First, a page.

--"Presenting The Gold Rush," a 15-minute piece created for this release, in which Vance and Kevin Brownlow, one of the filmmakers who restored the 1925 version, further detail the reasoning for Chaplin's abandonment of the original 1925 epic success. They also go into the fascinatingly tangled and painstaking logistics (tracking down, gauging, and restoring the best source materials) and technical details of Brownlow's and David Gill's 1993 reconstruction of the original-release rendition of the film.

--"Chaplin Today: The Gold Rush,", a supplement rescued from the now decade-old M2K Chaplin DVD re-releases, is a half-hour program celebrating the film's long-running status as a beloved classic, along with its far-reaching effects (extending all the way to contemporary African filmmaker Idrissa Ouedraogo, interviewed here). Also included are archival footage of interviews with Chaplin's ex-wife (and The Gold Rush's original "Georgia"), Lita Grey, and with Georgia Hale, also a Chaplin paramour, who ultimately played the girl/love interest in the film.

--"A Time of Innovation: Visual Effects in The Gold Rush," a 20-minute program with Craig Barron, a visual effects practitioner and aficionado (aided by archival audio comments by the film's cinematographer, Roland Totherho) walking us through admiring explications of how Chaplin and team created the film's special effects -- which, as the title suggests, were incredibly innovative (and, from our point of view, unthinkably and impressively painstaking and work-intensive) for the time.

--"Music by Charles Chaplin," a 25-minute piece program in which silent-film composer/conductor Timothy Brock, long associated with the restorations and re-releases of Chaplin's work, talks about the ins and outs of silent film composing, his own direct experiences with the Chaplin Estate after they invited him to go through and adapt the scores Chaplin had written, and his personal insistence upon remaining faithful to Chaplin's musical visions as he carries their legacy forward.

--Four theatrical trailers from some of the 1942 version's international re-releases.

--A 26-page booklet featuring a new appreciation of the film by essayist/frequent Criterion booklet contributor Luc Sante and a reprint of James Agee's Time review of the 1942 re-release.


Barring any egregious botching of image or sound in the process of getting the film onto disc, The Gold Rush is a shoo-in for the DVD Talk Collector Series, and lo and behold, Criterion does a (not altogether unsurprisingly) marvelous job of giving us both the original 1925 silent version and Chaplin's 1942 "with words and music" re-release looking and sounding their very best, every visual and aural cinematic property preserved as close to perfection as possible. And what cinematic properties this film has! Chaplin was already the biggest celebrity the world had yet known by the time he made The Gold Rush, but revisiting it always reminds one that the film represented a new level of maturity and sophistication for Chaplin the director: it integrates that timeless "Little Tramp" character of his into the most expansive, well-realized, permanently memorable settings so far. As Chaplin would later show us again, the aesthetic stakes raised ever higher, in City Lights and Modern Times, the shuffling, eternally hapless but indefatigably optimistic little guy is possessed of the miraculously un-self-conscious ability to transform the world around him (which is mundane and alienating when it's not actually abject or dangerous) into a magical place where the laws of realism and hard knocks simply do not apply, where every dance with death and humiliation is just that: a dance, an opportunity for joyous physical expression between the struggling Homo sapiens and the hostile nature, objects, or other people around him.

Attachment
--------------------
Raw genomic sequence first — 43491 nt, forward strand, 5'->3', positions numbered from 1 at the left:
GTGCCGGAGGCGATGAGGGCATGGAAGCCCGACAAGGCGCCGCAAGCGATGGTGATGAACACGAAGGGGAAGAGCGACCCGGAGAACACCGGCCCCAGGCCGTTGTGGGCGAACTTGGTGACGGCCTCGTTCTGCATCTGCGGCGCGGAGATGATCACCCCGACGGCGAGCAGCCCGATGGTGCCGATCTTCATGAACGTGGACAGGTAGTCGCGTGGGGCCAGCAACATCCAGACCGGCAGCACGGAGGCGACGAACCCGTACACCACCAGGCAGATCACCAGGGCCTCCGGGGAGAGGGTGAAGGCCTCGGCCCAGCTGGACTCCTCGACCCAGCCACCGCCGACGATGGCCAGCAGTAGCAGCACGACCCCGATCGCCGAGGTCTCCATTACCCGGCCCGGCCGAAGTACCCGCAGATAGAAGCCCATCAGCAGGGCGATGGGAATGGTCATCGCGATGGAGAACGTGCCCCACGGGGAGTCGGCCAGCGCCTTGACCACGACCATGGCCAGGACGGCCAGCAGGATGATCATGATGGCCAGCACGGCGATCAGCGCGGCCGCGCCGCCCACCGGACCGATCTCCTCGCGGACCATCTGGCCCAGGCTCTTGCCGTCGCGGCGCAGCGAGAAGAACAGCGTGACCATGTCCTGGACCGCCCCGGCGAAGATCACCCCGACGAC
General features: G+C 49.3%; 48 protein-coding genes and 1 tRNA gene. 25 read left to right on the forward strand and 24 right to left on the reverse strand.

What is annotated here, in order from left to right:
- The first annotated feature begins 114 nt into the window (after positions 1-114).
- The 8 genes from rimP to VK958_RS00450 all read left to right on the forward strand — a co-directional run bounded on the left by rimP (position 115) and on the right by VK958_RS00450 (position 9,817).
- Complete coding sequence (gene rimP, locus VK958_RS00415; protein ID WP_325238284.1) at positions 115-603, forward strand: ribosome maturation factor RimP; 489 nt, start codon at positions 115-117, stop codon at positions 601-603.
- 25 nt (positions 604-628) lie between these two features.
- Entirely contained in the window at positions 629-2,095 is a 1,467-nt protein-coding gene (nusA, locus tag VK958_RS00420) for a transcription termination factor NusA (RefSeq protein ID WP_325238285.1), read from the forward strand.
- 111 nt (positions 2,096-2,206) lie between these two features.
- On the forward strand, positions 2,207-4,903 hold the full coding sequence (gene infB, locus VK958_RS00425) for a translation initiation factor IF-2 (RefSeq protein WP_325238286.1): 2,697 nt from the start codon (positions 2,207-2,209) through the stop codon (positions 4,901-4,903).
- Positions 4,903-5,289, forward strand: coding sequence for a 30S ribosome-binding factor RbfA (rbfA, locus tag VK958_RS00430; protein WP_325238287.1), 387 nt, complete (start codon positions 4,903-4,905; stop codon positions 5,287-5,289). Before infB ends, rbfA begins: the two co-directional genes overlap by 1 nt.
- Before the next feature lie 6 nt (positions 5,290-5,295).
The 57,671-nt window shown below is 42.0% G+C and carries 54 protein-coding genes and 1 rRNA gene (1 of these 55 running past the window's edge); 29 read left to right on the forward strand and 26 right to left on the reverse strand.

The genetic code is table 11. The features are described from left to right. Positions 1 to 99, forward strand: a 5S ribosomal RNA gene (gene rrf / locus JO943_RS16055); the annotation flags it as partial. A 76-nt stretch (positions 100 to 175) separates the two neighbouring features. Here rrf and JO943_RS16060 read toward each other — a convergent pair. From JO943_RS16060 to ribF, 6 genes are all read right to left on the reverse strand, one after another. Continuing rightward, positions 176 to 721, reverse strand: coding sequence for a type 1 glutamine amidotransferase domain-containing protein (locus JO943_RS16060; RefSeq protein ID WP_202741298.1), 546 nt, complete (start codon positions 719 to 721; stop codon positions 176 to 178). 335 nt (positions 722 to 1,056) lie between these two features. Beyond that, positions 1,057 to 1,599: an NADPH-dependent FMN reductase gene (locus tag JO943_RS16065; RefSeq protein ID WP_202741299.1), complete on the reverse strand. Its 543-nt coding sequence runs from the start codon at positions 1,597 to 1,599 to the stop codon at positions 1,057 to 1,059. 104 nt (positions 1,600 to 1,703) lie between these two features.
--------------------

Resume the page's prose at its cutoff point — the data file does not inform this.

Any halfway engaged viewer of The Gold Rush (and you'd have to make a tremendous effort not to be engaged by Chaplin's comedic choreography, both in front of and behind the camera, as well as from behind the editing table) will sense that whether or not Chaplin's lone prospector strikes it rich or fails is utterly beside the point: In The Gold Rush, whether you're surviving by eating your own shoe or improvising entertainment with utensils and dinner rolls, every despondent-making setback contains within it the opportunity for creative reclamation, some delightful alchemy through which misfortune becomes side-splitting or poignant (or both) art. It's the picture that sees Chaplin evolving from camera-savvy movie star to full-on genius at employing the visual and narrative properties of cinema, in a perfect marriage with his own beautifully conceived and executed persona, in order to convince us, for the brief, enchanted span of the film's running time, of what the Little Tramp knows intuitively, in his agile bones (the ones that can transform clumsiness into gracefulness, humiliation into exuberance): If you look at things the right way, there is no such thing as failure.